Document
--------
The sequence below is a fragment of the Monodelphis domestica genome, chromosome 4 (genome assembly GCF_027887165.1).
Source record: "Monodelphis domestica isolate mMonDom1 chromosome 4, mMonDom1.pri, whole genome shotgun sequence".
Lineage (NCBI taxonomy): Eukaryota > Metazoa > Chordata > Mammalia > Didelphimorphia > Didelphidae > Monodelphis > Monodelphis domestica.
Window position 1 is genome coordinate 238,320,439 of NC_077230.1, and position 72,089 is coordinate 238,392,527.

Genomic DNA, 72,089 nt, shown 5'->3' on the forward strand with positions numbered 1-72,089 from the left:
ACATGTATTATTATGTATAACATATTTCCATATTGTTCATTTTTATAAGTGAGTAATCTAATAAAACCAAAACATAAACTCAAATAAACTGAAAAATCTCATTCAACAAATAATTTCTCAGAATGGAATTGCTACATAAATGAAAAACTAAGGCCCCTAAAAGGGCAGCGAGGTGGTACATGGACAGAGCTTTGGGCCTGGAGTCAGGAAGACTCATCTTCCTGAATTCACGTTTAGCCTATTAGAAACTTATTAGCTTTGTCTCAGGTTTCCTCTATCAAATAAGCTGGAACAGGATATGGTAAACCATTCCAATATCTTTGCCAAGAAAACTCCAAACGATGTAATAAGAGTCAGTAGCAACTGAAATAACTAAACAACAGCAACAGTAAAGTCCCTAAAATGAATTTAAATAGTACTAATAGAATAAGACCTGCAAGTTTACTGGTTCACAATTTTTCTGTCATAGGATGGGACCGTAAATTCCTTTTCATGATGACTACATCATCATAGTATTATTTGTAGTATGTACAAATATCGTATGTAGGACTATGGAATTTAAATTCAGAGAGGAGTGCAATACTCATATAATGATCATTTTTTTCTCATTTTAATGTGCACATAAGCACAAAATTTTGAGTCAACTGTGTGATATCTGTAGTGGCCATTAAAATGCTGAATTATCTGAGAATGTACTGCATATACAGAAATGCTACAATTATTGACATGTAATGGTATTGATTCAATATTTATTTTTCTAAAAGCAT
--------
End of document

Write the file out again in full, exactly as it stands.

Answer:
The sequence below is a fragment of the Monodelphis domestica genome, chromosome 4 (genome assembly GCF_027887165.1).
Source record: "Monodelphis domestica isolate mMonDom1 chromosome 4, mMonDom1.pri, whole genome shotgun sequence".
Lineage (NCBI taxonomy): Eukaryota > Metazoa > Chordata > Mammalia > Didelphimorphia > Didelphidae > Monodelphis > Monodelphis domestica.
Window position 1 is genome coordinate 238,320,439 of NC_077230.1, and position 72,089 is coordinate 238,392,527.

Genomic DNA, 72,089 nt, shown 5'->3' on the forward strand with positions numbered 1-72,089 from the left:
ACATGTATTATTATGTATAACATATTTCCATATTGTTCATTTTTATAAGTGAGTAATCTAATAAAACCAAAACATAAACTCAAATAAACTGAAAAATCTCATTCAACAAATAATTTCTCAGAATGGAATTGCTACATAAATGAAAAACTAAGGCCCCTAAAAGGGCAGCGAGGTGGTACATGGACAGAGCTTTGGGCCTGGAGTCAGGAAGACTCATCTTCCTGAATTCACGTTTAGCCTATTAGAAACTTATTAGCTTTGTCTCAGGTTTCCTCTATCAAATAAGCTGGAACAGGATATGGTAAACCATTCCAATATCTTTGCCAAGAAAACTCCAAACGATGTAATAAGAGTCAGTAGCAACTGAAATAACTAAACAACAGCAACAGTAAAGTCCCTAAAATGAATTTAAATAGTACTAATAGAATAAGACCTGCAAGTTTACTGGTTCACAATTTTTCTGTCATAGGATGGGACCGTAAATTCCTTTTCATGATGACTACATCATCATAGTATTATTTGTAGTATGTACAAATATCGTATGTAGGACTATGGAATTTAAATTCAGAGAGGAGTGCAATACTCATATAATGATCATTTTTTTCTCATTTTAATGTGCACATAAGCACAAAATTTTGAGTCAACTGTGTGATATCTGTAGTGGCCATTAAAATGCTGAATTATCTGAGAATGTACTGCATATACAGAAATGCTACAATTATTGACATGTAATGGTATTGATTCAATATTTATTTTTCTAAAAGCAT